The New Year is blasting off to a fabulous start. Next week we will kick off our Female Frontiers project with a web chat featuring Nancy Roman, NASA's first chief of Astronomy and the first women to hold an executive level job at NASA. Nancy's chat will begin our series of interactive events featuring women who have achieved firsts in their fields. This series of events honors Eileen Collins, the first female space shuttle commander of STS-93 scheduled for an April launch. More details about this event and registration for chats can be found by linking from the Women of NASA home page at: and from the Female Frontiers pages

Women of Courage Around the World

Article on how the female candidates did as well or better than the men, but weren't even given a chance to go into space. (This is U.S. NASA space program in the 1960's).

Gordon Moore
Multifaceted individual who has made enduring contributions to our chemical and scientific heritage through exceptional activity in the areas of innovation, entrepreneurship, research, education, public understanding, legislation, or philanthropy.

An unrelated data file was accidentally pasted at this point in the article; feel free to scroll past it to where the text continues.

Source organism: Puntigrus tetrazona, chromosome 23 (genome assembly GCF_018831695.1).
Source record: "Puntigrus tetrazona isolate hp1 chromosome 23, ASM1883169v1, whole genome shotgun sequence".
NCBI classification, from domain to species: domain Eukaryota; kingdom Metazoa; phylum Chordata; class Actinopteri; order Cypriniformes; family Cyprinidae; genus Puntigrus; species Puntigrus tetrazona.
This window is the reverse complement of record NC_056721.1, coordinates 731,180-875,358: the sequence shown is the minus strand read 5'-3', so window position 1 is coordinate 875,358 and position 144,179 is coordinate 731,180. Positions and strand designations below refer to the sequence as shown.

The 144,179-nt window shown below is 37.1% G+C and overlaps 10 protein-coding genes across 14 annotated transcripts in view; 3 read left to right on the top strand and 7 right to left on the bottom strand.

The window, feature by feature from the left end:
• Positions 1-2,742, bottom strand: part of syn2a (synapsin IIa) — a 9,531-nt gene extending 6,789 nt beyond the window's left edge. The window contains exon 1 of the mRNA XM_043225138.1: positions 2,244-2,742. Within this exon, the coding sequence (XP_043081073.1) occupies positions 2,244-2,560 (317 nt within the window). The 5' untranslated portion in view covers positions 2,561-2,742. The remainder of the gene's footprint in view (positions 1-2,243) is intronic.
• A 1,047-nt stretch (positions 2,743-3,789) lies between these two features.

Akre & Wilson - Reporters
Their award was for their investigation of rBGH, a genetically modified bovine growth hormone produced by the Monsanto Corp. To some environmental and science groups rBGH can be linked to human breast, prostate and colon cancer although it is widely employed by the American dairy industry while being banned in Canada, Europe, New Zealand and Japan. FOX Television, their employer, refused to run their four-part series, because the network had been threatened with a lawsuit by Monsanto Co., the manufacturer of rBGH. FOX instead insisted the pair air a report distinctly biased to Monsanto's point of view. Akre and Wilson, however, continued to press FOX to run their original story, and were subsequently fired by the network in 1997.

Corporate Crime Reporter
The death penalty should be applied to corporations convicted of defrauding the federal government, according to a report released today by the Corporate Crime Reporter.